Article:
BALIE PEYTON WAGGENER
Hon. Balie Peyton Waggener has been called the "favorite son" of Atchison, Kansas, and certainly no one of the citizens is more widely known or more popular. His prominent position as general attorney of the Missouri Pacific Railway Company brings him in contact with all sorts and conditions of men, while his own extensive law practice has made him acquainted with people all over the state.
Mr. Waggener was born near Platte City, Platte county, Missouri, July 8, 1847, and is a son of Peyton R. and Bressias S. (Willis) Waggener. His father was a native of Virginia and an early settler of Missouri. His grandfather, Thomas Waggener, also born in Virginia, held a major's commission in the war of 1812, while his great-grandfather, James Waggener, was a soldier in the Revolutionary war and was awarded a medal of honor for heroic deeds of valor. The great-great-grandfather came over from England with Governor Spotsford. On the mother's side the family was connected with the Garnetts, one of the first families of Virginia.
Peyton R. Waggener was at the time of his death, in 1856, clerk of the county court of Platte county. His wife, who is still living and makes her home in Atchison, is now in her seventy-eighth year and is in the enjoyment of all her faculties.
Balie P. Waggener spent his boyhood on the farm and obtained his education in the common schools of Platte City. He was the second of four children and after the death of his father assisted his mother in the care of the property until he was eighteen years old, when he came to Atchison and entered the law office of A. G. Otis and George W. Glick as a student. He was a bright youth and was admitted to the bar June 10, 1867. In 1870 Mr. Waggener and Albert H. Horton formed a law partnership, which continued until January 1, 1877, when Mr. Horton became, by appointment, chief justice of the supreme court. The same year Mr. Waggener and Aaron S. Everest formed a partnership and then the former became known as a corporation lawyer. This firm were attorneys for the Gould interests and they engineered the various deals which enabled the Missouri Pacific to obtain a foothold in the west. Mr. Waggener, being young, energetic and ambitious, rose rapidly in his profession and along in the '80s the Missouri Pacific appointed him to be its general attorney for Kansas and Nebraska, which position he still holds.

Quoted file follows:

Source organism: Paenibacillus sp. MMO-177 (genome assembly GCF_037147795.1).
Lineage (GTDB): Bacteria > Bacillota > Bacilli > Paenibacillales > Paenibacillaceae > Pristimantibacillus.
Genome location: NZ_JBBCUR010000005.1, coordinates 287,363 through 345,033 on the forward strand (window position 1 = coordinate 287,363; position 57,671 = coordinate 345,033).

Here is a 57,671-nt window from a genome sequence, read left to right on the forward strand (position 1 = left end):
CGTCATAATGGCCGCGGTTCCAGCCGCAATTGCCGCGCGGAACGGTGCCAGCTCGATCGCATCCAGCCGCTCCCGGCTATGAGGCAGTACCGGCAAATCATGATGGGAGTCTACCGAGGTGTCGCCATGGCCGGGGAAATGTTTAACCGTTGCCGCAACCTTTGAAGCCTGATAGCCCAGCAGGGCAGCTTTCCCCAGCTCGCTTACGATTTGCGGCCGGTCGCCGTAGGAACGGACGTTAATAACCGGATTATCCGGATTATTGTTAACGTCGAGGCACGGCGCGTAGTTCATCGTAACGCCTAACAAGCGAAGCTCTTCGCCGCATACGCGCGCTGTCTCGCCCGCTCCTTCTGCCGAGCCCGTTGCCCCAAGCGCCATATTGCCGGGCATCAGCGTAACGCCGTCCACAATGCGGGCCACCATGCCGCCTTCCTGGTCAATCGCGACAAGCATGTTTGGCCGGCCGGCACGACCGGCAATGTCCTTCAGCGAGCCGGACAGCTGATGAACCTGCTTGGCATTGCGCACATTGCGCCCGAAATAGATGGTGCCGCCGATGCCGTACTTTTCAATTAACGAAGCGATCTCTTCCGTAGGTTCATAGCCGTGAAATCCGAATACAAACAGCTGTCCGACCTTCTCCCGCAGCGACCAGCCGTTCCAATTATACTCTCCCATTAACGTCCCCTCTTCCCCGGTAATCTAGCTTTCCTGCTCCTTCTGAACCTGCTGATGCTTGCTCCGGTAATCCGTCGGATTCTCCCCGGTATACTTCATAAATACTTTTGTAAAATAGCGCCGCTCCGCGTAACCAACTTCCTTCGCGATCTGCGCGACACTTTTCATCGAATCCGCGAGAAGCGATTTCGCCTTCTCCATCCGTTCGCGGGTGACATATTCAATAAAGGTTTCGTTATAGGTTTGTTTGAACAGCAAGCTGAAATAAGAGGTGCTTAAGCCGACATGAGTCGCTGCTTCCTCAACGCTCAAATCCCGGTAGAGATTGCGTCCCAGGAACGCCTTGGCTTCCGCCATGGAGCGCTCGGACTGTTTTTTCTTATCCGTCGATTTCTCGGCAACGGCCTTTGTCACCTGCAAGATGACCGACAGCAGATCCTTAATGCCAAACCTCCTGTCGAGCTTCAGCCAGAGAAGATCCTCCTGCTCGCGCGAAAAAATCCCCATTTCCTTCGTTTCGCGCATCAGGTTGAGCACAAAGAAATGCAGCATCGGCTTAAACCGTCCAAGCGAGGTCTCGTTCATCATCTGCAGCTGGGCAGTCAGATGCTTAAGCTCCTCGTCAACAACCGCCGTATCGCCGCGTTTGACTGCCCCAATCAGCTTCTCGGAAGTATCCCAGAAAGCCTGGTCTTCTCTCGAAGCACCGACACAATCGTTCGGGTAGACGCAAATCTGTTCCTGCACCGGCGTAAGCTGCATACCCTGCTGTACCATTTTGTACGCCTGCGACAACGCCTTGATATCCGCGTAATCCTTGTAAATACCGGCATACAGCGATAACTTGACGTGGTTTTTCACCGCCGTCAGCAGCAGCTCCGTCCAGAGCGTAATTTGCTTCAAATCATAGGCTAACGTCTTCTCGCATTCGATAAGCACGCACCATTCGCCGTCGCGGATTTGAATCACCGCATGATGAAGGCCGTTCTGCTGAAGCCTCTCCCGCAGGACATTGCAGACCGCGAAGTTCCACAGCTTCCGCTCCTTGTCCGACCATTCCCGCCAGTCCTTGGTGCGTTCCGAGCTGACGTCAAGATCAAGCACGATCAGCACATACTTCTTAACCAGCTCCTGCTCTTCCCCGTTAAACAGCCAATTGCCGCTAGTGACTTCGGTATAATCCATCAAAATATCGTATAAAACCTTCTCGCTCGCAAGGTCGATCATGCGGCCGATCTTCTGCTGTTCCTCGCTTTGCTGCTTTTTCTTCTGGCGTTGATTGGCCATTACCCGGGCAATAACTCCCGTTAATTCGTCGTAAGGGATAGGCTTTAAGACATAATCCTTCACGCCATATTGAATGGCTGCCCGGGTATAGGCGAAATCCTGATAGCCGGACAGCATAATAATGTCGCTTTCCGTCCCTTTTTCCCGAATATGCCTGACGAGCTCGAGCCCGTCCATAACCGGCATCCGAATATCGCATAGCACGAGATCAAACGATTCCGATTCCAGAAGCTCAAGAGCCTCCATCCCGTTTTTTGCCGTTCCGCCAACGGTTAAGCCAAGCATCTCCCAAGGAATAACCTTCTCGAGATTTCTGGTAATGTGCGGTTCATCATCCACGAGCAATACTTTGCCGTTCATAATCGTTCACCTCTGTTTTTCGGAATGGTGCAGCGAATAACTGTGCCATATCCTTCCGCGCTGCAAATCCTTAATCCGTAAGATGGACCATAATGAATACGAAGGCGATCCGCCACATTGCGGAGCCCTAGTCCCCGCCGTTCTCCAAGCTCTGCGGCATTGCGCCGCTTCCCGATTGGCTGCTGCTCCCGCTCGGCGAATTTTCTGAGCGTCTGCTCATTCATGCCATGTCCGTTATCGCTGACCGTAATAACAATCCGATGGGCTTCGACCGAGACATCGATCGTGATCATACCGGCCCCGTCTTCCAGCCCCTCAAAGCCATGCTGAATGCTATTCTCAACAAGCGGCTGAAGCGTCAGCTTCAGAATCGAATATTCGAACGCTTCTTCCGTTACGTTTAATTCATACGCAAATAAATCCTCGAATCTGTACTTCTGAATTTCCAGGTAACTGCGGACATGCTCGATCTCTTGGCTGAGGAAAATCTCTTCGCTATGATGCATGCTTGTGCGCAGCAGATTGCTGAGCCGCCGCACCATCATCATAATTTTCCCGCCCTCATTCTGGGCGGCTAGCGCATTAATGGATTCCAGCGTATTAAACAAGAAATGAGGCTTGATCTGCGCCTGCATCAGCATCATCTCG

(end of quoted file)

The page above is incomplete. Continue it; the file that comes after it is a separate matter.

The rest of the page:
About that time Mr. Everest retired from the firm and James W. Orr became the partner of Mr. Waggener. In 1888 David Martin became a partner, resigning from the judgeship of the Atchison county district court. He retired in 1894 and the following year was appointed to the chief justiceship on the resignation of Albert H. Horton. The firm is now Waggener, Horton & Orr.